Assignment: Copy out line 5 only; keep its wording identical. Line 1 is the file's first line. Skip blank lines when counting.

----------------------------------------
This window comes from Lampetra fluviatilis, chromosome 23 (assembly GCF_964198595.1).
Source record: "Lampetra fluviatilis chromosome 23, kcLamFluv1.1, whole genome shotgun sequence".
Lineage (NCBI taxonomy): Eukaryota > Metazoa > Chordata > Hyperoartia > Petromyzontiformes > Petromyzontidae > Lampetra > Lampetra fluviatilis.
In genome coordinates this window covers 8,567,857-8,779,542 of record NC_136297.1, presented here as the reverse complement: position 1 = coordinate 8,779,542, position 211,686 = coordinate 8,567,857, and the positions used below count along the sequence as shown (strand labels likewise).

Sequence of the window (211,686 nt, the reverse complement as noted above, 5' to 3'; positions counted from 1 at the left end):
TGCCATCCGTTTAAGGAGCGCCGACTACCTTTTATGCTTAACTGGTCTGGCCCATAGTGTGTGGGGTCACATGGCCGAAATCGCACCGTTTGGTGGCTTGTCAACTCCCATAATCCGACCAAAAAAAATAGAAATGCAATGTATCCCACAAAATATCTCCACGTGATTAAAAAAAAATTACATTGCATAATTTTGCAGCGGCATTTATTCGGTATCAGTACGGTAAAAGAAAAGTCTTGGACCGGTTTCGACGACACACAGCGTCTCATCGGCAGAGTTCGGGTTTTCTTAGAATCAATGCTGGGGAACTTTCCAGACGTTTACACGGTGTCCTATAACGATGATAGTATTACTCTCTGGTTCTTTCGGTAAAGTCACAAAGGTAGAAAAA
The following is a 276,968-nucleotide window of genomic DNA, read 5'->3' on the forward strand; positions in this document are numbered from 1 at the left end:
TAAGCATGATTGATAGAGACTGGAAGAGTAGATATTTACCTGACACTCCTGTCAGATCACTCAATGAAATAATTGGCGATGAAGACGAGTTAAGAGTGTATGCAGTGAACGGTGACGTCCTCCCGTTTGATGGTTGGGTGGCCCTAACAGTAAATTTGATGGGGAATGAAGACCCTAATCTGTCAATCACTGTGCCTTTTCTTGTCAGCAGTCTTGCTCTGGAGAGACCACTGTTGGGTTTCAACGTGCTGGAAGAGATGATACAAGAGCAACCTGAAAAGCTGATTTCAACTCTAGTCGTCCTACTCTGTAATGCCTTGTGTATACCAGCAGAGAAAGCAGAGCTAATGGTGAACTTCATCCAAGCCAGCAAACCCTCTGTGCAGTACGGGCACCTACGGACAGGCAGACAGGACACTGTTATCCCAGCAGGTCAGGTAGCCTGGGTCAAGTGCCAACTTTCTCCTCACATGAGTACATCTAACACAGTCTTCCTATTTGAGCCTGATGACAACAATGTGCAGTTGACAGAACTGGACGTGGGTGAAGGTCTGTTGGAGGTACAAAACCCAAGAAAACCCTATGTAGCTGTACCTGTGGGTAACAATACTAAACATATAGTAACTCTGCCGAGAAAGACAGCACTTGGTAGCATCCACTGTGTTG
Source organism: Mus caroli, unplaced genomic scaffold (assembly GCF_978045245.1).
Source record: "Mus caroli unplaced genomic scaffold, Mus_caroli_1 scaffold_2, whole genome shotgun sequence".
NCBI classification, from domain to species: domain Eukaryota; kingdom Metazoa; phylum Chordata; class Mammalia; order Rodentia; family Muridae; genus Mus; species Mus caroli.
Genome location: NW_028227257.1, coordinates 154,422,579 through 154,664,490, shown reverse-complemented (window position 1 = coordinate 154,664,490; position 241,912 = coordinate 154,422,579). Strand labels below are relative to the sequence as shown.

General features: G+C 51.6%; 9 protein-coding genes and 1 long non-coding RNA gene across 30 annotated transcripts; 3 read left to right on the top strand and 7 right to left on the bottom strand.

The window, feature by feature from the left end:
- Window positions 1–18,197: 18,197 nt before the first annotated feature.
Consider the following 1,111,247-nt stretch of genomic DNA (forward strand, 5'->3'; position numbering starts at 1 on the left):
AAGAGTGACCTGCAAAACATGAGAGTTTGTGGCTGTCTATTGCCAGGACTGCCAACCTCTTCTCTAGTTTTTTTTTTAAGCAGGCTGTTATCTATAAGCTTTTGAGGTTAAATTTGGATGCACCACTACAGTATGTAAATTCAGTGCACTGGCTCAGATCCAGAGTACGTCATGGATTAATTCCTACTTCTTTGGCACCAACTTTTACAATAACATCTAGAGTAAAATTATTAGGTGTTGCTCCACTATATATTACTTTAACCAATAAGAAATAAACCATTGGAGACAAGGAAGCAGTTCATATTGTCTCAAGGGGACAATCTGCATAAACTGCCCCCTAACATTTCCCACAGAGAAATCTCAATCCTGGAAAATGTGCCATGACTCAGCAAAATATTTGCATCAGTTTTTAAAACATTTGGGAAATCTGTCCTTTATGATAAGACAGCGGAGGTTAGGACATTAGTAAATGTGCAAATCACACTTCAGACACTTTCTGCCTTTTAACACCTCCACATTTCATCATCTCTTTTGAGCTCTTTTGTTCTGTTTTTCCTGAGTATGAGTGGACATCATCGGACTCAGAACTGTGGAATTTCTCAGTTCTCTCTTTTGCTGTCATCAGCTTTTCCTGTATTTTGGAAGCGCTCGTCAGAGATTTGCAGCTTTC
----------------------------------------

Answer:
Sequence of the window (211,686 nt, the reverse complement as noted above, 5' to 3'; positions counted from 1 at the left end):